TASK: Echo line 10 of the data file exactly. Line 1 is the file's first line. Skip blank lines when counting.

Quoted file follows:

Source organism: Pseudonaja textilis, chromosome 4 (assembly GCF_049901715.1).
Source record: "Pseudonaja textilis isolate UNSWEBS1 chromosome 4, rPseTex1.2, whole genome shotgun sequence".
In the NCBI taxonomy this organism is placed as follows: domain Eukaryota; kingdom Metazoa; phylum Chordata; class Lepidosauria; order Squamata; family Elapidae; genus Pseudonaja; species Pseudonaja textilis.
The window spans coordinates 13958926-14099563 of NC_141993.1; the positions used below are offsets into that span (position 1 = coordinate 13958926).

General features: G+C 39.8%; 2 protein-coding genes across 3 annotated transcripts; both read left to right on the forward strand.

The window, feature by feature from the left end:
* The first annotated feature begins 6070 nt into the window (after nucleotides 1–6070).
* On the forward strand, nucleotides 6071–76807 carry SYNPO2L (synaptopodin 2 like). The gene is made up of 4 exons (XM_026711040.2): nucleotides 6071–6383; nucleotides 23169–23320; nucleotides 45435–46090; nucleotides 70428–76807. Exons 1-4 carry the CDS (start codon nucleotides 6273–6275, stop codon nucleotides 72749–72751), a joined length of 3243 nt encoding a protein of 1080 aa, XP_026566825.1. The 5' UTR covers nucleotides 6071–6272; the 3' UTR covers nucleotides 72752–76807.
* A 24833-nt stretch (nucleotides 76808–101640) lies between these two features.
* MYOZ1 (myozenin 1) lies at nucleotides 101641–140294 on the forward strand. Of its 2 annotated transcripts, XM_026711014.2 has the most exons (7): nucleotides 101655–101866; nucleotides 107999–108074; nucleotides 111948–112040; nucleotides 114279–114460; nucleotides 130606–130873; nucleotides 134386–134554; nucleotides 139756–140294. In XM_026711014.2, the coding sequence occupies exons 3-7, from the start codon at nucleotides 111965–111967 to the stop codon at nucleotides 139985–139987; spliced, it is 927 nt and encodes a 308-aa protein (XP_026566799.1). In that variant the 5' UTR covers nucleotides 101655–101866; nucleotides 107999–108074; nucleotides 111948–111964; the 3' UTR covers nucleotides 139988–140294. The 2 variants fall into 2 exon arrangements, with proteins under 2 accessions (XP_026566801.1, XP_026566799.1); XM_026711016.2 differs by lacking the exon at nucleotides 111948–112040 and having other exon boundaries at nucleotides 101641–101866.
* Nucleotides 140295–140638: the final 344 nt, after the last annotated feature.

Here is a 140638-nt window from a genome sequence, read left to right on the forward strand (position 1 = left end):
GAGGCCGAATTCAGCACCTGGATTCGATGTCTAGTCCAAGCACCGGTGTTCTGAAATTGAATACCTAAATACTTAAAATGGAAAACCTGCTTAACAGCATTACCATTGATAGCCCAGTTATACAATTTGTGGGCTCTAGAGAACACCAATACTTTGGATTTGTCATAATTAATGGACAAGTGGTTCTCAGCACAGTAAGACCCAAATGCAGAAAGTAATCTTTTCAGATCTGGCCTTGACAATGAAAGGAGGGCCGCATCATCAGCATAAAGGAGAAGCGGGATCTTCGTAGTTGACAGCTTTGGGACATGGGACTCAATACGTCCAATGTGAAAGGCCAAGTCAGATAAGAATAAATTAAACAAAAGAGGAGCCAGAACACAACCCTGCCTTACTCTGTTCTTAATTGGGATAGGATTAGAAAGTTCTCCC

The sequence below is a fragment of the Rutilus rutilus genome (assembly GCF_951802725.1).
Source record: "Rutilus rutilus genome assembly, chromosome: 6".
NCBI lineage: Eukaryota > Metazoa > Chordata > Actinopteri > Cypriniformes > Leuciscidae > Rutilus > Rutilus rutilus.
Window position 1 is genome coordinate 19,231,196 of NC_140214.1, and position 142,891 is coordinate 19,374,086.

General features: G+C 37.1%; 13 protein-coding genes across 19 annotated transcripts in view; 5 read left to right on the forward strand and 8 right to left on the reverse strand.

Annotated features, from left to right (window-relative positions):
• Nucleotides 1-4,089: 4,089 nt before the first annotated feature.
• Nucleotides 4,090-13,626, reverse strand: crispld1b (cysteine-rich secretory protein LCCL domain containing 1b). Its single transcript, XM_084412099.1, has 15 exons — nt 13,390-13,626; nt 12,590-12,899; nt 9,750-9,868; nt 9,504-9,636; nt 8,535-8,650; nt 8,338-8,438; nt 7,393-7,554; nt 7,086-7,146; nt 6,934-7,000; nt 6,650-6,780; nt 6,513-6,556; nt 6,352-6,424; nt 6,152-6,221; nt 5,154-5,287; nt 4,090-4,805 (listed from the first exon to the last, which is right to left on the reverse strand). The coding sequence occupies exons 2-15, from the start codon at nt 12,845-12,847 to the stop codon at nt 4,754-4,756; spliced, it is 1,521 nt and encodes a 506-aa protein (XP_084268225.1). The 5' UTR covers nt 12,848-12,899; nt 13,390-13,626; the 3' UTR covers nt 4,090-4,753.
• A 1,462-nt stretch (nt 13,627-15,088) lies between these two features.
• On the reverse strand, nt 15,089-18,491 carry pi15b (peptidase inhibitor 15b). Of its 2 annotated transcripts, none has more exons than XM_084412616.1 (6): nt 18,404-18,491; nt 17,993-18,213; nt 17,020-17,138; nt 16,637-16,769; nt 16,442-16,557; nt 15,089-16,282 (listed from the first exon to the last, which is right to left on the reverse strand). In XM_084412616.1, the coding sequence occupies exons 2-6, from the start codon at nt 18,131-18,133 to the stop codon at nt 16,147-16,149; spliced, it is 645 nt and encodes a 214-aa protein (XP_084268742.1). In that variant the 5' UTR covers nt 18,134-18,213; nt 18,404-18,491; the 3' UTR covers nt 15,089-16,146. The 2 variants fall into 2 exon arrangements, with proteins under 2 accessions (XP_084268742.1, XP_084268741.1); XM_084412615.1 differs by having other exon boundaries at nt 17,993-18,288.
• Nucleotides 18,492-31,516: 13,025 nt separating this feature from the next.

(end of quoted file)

* MYOZ1 (myozenin 1) lies at nucleotides 101641–140294 on the forward strand. Of its 2 annotated transcripts, XM_026711014.2 has the most exons (7): nucleotides 101655–101866; nucleotides 107999–108074; nucleotides 111948–112040; nucleotides 114279–114460; nucleotides 130606–130873; nucleotides 134386–134554; nucleotides 139756–140294. In XM_026711014.2, the coding sequence occupies exons 3-7, from the start codon at nucleotides 111965–111967 to the stop codon at nucleotides 139985–139987; spliced, it is 927 nt and encodes a 308-aa protein (XP_026566799.1). In that variant the 5' UTR covers nucleotides 101655–101866; nucleotides 107999–108074; nucleotides 111948–111964; the 3' UTR covers nucleotides 139988–140294. The 2 variants fall into 2 exon arrangements, with proteins under 2 accessions (XP_026566801.1, XP_026566799.1); XM_026711016.2 differs by lacking the exon at nucleotides 111948–112040 and having other exon boundaries at nucleotides 101641–101866.